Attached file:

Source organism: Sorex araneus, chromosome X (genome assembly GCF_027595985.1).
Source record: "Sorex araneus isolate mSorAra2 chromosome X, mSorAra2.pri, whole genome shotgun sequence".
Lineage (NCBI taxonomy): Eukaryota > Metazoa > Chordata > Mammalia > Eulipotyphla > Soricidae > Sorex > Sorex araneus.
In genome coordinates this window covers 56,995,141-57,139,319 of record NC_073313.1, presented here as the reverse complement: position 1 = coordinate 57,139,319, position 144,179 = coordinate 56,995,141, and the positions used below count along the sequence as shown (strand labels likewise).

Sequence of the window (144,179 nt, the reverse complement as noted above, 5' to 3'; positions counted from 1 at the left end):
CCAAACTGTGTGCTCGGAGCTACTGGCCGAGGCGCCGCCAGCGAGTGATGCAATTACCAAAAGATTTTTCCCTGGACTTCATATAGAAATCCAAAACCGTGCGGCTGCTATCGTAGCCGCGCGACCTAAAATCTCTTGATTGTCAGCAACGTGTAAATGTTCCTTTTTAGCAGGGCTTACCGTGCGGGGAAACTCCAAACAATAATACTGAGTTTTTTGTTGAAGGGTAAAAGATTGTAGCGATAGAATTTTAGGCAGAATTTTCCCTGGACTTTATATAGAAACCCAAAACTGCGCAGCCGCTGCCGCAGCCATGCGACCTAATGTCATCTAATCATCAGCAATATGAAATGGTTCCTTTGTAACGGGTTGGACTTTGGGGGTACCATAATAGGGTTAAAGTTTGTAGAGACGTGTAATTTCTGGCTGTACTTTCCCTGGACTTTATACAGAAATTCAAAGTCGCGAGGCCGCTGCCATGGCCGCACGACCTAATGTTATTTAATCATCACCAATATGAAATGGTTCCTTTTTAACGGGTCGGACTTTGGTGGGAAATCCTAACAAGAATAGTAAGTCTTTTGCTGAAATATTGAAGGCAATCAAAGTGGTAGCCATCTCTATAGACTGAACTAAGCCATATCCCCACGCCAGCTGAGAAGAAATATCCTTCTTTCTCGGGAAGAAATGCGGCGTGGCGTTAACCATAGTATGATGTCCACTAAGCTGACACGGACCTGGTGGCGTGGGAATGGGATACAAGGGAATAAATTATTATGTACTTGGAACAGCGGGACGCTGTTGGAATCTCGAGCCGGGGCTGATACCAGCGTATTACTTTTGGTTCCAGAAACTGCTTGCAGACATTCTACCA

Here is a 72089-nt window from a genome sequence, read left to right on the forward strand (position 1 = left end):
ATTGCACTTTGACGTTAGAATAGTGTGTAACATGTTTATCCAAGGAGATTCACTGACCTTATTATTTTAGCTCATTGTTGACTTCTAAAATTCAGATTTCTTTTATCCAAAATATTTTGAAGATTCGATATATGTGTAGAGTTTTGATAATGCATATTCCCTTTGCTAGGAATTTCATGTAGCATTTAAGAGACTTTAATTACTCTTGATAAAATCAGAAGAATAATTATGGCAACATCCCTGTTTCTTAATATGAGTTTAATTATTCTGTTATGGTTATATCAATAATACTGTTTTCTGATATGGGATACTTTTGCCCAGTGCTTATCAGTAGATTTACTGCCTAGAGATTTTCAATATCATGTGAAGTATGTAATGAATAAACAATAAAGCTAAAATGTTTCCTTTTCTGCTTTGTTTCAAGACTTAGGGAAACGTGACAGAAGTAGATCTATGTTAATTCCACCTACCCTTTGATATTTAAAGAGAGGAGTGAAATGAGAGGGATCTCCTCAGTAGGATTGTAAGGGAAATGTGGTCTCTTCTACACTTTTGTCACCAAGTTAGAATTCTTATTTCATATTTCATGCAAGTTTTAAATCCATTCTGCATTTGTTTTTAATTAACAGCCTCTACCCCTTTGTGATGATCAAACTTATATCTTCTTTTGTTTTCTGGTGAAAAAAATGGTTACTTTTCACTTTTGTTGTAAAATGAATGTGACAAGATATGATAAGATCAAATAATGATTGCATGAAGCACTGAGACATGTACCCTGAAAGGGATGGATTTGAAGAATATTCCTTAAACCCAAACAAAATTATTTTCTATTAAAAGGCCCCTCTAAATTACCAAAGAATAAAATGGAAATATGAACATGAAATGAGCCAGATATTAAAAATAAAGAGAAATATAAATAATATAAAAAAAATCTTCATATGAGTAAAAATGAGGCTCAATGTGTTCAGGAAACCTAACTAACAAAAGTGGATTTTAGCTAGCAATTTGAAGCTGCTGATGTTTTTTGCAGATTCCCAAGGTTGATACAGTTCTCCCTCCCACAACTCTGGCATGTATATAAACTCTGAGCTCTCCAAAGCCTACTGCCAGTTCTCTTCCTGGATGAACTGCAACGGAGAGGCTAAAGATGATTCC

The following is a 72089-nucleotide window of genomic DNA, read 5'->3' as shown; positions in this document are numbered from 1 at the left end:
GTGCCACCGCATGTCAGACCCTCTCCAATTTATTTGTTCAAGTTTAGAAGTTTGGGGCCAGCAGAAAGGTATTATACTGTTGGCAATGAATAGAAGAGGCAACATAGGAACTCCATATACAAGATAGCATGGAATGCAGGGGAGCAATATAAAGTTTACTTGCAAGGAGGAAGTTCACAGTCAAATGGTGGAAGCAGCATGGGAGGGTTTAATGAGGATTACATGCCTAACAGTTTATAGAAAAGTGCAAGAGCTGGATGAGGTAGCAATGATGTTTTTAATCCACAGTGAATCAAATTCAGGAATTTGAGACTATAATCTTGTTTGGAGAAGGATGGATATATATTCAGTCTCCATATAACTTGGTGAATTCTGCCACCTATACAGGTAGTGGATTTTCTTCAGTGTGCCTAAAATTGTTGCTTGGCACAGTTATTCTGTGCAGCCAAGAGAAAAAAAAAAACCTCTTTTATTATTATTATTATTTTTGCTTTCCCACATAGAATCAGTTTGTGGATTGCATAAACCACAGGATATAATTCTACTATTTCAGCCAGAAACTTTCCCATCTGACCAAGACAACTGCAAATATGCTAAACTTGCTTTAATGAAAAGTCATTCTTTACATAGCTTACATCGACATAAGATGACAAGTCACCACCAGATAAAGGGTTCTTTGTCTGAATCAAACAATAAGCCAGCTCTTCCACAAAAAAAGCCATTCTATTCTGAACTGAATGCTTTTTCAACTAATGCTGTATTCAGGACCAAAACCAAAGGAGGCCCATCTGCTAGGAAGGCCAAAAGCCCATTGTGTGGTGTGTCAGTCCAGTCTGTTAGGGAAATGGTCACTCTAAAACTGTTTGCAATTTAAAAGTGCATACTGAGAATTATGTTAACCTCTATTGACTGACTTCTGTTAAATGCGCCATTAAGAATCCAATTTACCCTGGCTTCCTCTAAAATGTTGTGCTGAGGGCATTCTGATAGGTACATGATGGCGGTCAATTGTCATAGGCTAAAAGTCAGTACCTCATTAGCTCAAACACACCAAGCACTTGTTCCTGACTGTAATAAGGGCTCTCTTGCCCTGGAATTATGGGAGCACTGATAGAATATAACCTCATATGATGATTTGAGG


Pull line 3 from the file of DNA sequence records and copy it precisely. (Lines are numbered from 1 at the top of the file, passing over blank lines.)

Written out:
Lineage (NCBI taxonomy): Eukaryota > Metazoa > Chordata > Mammalia > Eulipotyphla > Soricidae > Sorex > Sorex araneus.